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Foreign Stock Offerings and Corporate Buybacks: Continued

The Supply of Equities

The Importance Of Foreign Issuers

The figures also show the importance of foreign issuers in satisfying U.S. demand for equities.

When foreign markets collapsed in Latin America and Asia during the 1980s and 1990s, the impact on retirement plans of Americans was greater than sometimes represented.

It was not so much the direct effect of the profits of foreign companies on the portfolios of retirees, but rather the leverage represented by foreign issuers in a market distorted by massive stock buybacks of domestic companies.

If instead of reducing the supply of equities, domestic issuers had tried to find profitable uses for two trillion dollars in new money coming through institutional investors, the price of equities would have been far lower, yields to investors higher, and the impact of foreign issuers in the market much reduced.

The Investment Stockpile

For purposes of flow of funds analysis, investment is the acquisition of private rights to income originating from capital.

The supply-side of the investment stockpile is a function of aggregate investment income.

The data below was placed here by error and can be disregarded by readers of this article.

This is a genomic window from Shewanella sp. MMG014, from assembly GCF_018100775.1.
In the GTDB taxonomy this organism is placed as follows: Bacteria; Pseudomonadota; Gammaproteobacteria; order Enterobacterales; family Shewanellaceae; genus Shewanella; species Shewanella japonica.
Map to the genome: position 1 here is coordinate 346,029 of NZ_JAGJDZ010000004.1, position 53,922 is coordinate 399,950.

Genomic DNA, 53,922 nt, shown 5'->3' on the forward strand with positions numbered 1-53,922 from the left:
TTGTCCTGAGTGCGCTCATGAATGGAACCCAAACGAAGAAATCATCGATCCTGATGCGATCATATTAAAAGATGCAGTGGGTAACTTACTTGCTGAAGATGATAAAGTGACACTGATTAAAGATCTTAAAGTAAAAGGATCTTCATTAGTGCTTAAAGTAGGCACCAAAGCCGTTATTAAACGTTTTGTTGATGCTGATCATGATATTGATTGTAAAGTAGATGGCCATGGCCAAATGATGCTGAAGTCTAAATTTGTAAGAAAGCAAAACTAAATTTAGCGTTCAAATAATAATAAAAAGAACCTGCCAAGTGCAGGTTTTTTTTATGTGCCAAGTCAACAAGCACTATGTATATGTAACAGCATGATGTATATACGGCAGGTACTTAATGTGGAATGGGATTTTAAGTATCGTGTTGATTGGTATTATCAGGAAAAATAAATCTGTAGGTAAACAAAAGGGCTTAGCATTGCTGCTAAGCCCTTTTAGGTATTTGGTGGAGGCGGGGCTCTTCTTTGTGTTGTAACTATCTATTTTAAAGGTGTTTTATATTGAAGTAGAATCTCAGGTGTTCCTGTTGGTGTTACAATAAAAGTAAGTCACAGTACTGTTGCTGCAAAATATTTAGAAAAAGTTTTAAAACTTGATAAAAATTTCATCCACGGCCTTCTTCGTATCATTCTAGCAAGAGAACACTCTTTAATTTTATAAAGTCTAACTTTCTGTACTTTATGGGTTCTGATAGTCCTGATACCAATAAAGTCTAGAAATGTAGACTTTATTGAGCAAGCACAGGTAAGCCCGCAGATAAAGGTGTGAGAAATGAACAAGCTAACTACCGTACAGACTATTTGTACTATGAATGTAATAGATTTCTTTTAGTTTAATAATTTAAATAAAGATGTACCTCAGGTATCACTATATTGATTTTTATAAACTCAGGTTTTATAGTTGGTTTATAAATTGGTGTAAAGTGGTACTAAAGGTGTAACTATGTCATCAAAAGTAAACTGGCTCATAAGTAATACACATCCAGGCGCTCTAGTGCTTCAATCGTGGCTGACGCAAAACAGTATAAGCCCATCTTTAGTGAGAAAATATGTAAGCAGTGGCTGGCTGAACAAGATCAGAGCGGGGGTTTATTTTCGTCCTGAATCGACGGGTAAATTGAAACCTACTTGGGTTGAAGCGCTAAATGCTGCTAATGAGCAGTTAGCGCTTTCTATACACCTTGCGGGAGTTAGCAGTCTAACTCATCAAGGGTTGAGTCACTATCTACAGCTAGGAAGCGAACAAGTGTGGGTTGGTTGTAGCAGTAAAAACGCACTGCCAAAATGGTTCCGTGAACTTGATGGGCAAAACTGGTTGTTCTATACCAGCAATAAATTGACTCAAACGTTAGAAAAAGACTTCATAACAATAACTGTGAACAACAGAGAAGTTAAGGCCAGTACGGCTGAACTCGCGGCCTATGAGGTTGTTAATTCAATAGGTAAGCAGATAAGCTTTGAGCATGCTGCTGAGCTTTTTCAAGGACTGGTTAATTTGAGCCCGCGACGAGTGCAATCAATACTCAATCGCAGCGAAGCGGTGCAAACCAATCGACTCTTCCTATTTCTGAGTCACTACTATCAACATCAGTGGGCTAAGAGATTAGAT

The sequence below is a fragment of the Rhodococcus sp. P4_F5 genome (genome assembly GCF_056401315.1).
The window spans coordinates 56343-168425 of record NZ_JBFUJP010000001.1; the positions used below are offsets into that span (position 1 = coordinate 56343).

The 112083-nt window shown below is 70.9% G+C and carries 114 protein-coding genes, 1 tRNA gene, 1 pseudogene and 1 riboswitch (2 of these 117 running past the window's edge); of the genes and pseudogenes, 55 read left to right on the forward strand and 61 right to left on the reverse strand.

There can be no free supply of investments in a communist society because income from capital flows to the government.

In communist countries, with some exceptions, there is only one investor-owner, the government, and all citizens are government employees.

In capitalist regimes, there are four basic kinds of investment income:

  1. profits of publicly held corporations;
  2. profits of privately-held businesses;
  3. rental income from real estate; and
  4. interest income.

The main source of non-investment income is employment compensation, including wages of state and private employees and their related pension benefits.

Most of the capital that produces investment income comes from the reinvestment of profit from earlier investments.

The national income of a country is made up of employee compensation plus investment income.

Most of the capital that produces investment income comes from the reinvestment of profit from earlier investments.

When profits of a specific project are not sufficient, additional funds must be solicited from other investors.

These additional funds originate from unspent dividends, interest, or rents that belong to these other investors, or from income that employees have saved from their salaries, wages, or pensions.

Creation Of Investment Income

The important driving force in a capitalist economy is the proclivity of certain citizens – entrepreneurial capitalists – to create investment income.

Their motivation may be solely monetary, or it may be based on other things, such as a desire to produce goods or services for society, using profits to reward those that provide the necessary capital.

Many are pushed into capitalist entrepreneurship simply because the alternatives are less attractive.

In other words, a man may build a steel mill to earn money or to produce steel – or both.

Capitalist and entrepreneurial motivation is complex and not fully understood.